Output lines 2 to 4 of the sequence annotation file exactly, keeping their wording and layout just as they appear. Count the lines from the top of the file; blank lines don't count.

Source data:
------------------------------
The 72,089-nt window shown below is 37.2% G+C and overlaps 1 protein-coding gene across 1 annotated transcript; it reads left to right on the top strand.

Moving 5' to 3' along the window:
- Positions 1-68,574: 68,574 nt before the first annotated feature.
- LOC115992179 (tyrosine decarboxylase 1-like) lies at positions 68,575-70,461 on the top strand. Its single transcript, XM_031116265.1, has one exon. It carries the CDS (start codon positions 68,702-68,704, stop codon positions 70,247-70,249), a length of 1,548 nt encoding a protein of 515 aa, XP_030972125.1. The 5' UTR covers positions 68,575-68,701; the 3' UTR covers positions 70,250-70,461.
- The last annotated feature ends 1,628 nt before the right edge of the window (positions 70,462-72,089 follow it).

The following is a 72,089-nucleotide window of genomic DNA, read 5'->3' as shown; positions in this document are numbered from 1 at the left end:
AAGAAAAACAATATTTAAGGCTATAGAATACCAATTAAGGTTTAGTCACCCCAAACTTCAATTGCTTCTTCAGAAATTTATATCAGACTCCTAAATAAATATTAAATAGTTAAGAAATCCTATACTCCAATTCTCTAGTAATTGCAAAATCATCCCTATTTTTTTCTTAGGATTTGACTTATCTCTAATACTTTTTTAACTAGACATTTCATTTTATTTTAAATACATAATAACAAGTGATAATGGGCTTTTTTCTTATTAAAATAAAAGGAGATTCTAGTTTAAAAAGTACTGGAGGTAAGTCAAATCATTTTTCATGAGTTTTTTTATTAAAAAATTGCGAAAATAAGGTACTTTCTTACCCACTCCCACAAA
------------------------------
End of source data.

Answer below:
Moving 5' to 3' along the window:
- Positions 1-68,574: 68,574 nt before the first annotated feature.
- LOC115992179 (tyrosine decarboxylase 1-like) lies at positions 68,575-70,461 on the top strand. Its single transcript, XM_031116265.1, has one exon. It carries the CDS (start codon positions 68,702-68,704, stop codon positions 70,247-70,249), a length of 1,548 nt encoding a protein of 515 aa, XP_030972125.1. The 5' UTR covers positions 68,575-68,701; the 3' UTR covers positions 70,250-70,461.